Karina Richardson is Making. Things. Happen. She’s an actor, writer and now can add film producer to her list of credentials. Plus, she’s a huge sports fan, an expert dog-portrayer and she knew fellow member Bernardo Cubria back when he had a bowl cut. Read more about her and be sure to catch her in Lia Romeo’s ENDS OF THE EARTH on June 18th and 19th!
InViolet: How do you identify in the theater world?
Karina: As a performer and a writer and a self-producing make-it-happener.
InViolet: What’s your InViolet journey been like so far?
Karina: It’s been warm and fuzzy! I had been an InViolet supporter for a few years and seen how supportive the company was so I was really happy and grateful to be welcomed to the company. I’ve had opportunities to perform and see my writing performed, which is super exciting.
InViolet: Do you have a favorite InViolet memory you can share?
Karina: That would be Bixby catching me singing the chorus to Karma Chameleon over and over again to myself in a dark room in preparation for performing in his play at my first retreat.
InViolet: Let’s chat about your play ROUND SHE GOES. We were lucky enough to present it as part of our Play Festival last year. What are your hopes and plans for the play?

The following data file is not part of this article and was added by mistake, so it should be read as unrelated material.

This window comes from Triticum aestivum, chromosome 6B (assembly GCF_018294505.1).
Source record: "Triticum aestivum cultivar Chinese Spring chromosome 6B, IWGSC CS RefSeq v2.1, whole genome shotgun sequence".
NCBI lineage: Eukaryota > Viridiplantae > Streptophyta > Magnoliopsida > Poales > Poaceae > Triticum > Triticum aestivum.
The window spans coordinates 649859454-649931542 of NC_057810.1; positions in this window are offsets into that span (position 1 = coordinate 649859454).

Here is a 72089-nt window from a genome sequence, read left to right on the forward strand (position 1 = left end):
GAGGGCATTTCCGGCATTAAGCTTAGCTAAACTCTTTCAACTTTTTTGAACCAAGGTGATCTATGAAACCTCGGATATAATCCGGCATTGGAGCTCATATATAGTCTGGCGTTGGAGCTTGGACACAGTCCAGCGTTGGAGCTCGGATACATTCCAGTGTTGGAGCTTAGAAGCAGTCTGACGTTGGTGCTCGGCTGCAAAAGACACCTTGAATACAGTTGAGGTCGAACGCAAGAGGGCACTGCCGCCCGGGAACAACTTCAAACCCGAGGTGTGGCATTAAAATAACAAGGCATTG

Karina: I’ve had the wonderful opportunity of seeing the play in two positively magical readings in New York and would love to do a full production one day with my co-artistic director Kyra Lehman and our company Proximity.
InViolet: Tell us about your longtime collaboration with Kyra Lehman. What have you done together? What do you plan to make next?
Karina: Kyra and I are basically artistic soulmates who are at that part of the story where they’re like – I OBVIOUSLY LOVE YOU AND CAN’T LIVE WITHOUT YOU – but also have to like, find themselves and take a few years to learn to stand on their own two feet. We went to NYU together and met as little 20 year olds and had a theater class together and the first thing she said to me was in a sideways whisper when we were supposed to listening to the teacher and what she said was… “My dad is making a movie this summer. Do you want to be in it?” And I whispered “Totally” back and that summer I went on the first of many great adventures with Kyra (and took Bernardo Cubria along for the ride). Over the years, we have taken risks and learned and taught and danced and played for many many summers in Santa Barbara with her partner and my dear friend Ken Urbina and the rest of the members of our company Proximity and I couldn’t be prouder of what we have made together.
Kyra is about to start grad school in Chicago this fall and we are in the lovely process of figuring out what our next project will be because we are about to enter that part of the story where we get back together and ride carousels and shit.